Prehistoric Microbes

A microorganism is a microscopic living organism, which may be a single cell or a multicellular organism. The study of microorganisms is called microbiology, a subject that began with the discovery of microorganisms in 1674 by Antonie van Leeuwenhoek, using a microscope of his own design.

Microorganisms are very diverse and include all the bacteria and archaea and almost all the protozoa. They also include some fungi, algae, and certain animals, such as rotifers. Many macro animals and plants have juvenile stages which are also microorganisms. Some microbiologists also classify viruses (and viroids) as microorganisms, but others consider these as nonliving. Read more ...

In the News ...

500 million-year-old fossils show how extinct organisms attacked their prey   PhysOrg - February 17, 2016
The Cambrian Period, which occurred between 541 million and 485 million years ago, is an important point in evolutionary history where most of the major groups of animals first appear in the fossil record. Often called the "Cambrian explosion," fossils from this time provide glimpses into evolutionary history as the world's ecosystems were rapidly diversifying. Most fossils preserve the physical remains of organisms and their structure; however, geologists and paleobiologists at the University of Missouri recently collaborated to study fossils that reveal the behaviors of predators preserved as traces in ancient sediments. Thus, fossils from southeast Missouri are helping scientists unlock clues about the behaviors of these predators and their interactions with their prey. Evidence shows that these ancient organisms were behaviorally sophisticated, tailoring their attacks for effectiveness.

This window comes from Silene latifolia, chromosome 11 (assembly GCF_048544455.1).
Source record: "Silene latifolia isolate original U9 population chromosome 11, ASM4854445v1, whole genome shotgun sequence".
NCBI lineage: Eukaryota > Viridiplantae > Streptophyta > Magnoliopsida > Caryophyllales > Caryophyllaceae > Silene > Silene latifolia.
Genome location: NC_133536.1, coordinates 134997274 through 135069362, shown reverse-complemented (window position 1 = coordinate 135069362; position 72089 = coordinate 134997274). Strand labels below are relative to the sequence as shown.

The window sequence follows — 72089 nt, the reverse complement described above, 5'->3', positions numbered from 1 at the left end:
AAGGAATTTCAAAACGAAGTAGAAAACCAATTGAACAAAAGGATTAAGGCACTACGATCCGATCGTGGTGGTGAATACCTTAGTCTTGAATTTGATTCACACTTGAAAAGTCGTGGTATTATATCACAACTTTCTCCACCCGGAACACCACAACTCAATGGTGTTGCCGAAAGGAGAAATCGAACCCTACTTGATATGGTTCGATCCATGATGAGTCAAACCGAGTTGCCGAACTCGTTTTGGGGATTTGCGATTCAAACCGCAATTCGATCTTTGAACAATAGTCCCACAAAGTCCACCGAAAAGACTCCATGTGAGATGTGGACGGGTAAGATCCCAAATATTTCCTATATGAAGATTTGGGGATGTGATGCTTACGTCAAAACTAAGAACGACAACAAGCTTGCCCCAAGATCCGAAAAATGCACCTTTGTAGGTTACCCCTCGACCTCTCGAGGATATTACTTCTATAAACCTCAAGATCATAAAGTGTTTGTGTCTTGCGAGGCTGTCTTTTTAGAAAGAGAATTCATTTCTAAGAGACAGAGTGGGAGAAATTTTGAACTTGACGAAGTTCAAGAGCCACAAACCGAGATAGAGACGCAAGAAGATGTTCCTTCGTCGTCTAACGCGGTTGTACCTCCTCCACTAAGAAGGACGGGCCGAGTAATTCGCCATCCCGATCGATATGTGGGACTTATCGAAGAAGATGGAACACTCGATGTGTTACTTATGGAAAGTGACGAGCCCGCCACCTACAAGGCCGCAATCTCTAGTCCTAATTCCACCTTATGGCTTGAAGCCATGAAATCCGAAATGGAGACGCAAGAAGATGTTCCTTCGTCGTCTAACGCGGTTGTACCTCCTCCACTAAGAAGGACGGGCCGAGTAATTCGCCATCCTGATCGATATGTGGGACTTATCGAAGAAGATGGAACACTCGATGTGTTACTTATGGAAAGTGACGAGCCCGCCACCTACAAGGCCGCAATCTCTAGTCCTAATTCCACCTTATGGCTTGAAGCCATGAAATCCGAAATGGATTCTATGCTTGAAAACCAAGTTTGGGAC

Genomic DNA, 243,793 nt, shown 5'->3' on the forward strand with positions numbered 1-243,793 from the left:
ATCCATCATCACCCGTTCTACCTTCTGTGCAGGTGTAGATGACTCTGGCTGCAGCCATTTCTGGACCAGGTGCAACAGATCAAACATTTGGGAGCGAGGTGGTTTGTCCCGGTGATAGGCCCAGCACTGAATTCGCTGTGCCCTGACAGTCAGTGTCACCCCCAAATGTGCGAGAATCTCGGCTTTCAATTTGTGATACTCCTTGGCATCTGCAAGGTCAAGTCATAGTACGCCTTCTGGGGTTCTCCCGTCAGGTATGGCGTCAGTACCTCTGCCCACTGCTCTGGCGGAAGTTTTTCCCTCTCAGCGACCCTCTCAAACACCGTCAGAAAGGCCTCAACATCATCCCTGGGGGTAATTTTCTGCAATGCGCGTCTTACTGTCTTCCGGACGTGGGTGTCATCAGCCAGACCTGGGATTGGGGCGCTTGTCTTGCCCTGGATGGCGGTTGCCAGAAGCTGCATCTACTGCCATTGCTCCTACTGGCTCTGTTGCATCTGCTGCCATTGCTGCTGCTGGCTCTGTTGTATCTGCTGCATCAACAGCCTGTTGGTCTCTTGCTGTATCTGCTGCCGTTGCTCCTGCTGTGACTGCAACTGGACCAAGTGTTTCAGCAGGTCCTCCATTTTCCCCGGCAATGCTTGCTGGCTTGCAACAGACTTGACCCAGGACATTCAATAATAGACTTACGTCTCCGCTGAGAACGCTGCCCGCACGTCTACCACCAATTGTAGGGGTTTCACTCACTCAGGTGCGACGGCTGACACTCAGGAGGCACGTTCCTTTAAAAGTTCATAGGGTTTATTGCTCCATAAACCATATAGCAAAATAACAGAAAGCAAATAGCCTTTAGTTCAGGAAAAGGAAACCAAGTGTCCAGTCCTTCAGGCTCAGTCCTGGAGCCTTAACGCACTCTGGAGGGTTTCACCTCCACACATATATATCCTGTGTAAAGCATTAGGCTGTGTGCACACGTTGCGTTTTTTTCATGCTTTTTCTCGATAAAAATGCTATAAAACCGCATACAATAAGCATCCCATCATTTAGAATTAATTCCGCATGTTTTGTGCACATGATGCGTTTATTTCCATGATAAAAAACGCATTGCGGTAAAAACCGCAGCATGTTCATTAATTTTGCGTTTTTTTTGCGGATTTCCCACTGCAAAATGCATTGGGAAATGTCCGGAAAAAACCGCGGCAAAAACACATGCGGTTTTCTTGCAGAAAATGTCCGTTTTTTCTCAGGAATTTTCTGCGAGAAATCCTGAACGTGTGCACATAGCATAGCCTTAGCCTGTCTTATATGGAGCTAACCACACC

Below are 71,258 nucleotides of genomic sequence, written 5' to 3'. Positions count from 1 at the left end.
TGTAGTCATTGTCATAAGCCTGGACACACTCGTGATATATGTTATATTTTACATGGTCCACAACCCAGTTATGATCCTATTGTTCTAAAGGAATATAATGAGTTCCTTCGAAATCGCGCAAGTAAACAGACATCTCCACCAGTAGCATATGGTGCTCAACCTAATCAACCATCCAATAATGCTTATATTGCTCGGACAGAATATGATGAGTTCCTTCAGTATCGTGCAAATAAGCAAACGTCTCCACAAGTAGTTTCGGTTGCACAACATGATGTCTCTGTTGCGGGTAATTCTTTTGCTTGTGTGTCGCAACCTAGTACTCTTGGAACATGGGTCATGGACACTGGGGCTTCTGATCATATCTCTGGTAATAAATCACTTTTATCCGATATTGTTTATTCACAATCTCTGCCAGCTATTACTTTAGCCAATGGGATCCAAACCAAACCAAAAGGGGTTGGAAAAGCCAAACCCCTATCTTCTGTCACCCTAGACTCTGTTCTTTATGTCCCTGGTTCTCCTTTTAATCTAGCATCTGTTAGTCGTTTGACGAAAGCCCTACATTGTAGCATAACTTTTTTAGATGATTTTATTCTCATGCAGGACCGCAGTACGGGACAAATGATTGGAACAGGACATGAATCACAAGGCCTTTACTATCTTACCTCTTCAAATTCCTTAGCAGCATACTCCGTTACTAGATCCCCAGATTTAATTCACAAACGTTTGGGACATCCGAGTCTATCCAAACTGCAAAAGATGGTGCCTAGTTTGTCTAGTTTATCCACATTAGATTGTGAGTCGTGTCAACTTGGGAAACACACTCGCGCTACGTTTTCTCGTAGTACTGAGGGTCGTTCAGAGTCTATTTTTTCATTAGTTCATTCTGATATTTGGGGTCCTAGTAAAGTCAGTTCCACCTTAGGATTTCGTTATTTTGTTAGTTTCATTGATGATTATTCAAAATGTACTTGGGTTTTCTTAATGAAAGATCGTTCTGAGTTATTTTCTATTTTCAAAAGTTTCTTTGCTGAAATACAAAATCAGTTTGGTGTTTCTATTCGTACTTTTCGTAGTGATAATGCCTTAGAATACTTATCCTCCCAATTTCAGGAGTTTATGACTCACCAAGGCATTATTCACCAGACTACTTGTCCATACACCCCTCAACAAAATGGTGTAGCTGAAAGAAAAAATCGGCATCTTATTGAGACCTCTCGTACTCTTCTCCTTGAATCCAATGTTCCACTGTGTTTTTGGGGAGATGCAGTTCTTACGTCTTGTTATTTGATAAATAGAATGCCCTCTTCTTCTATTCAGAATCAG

Scientists discover organism that hasn't evolved in more than 2 billion years   PhysOrg - February 3, 2015
An international team of scientists has discovered the greatest absence of evolution ever reported - a type of deep-sea microorganism that appears not to have evolved over more than 2 billion years. But the researchers say that the organisms' lack of evolution actually supports Charles Darwin's theory of evolution. The scientists examined sulfur bacteria, microorganisms that are too small to see with the unaided eye, that are 1.8 billion years old and were preserved in rocks from Western Australia's coastal waters. Using cutting-edge technology, they found that the bacteria look the same as bacteria of the same region from 2.3 billion years ago - and that both sets of ancient bacteria are indistinguishable from modern sulfur bacteria found in mud off of the coast of Chile.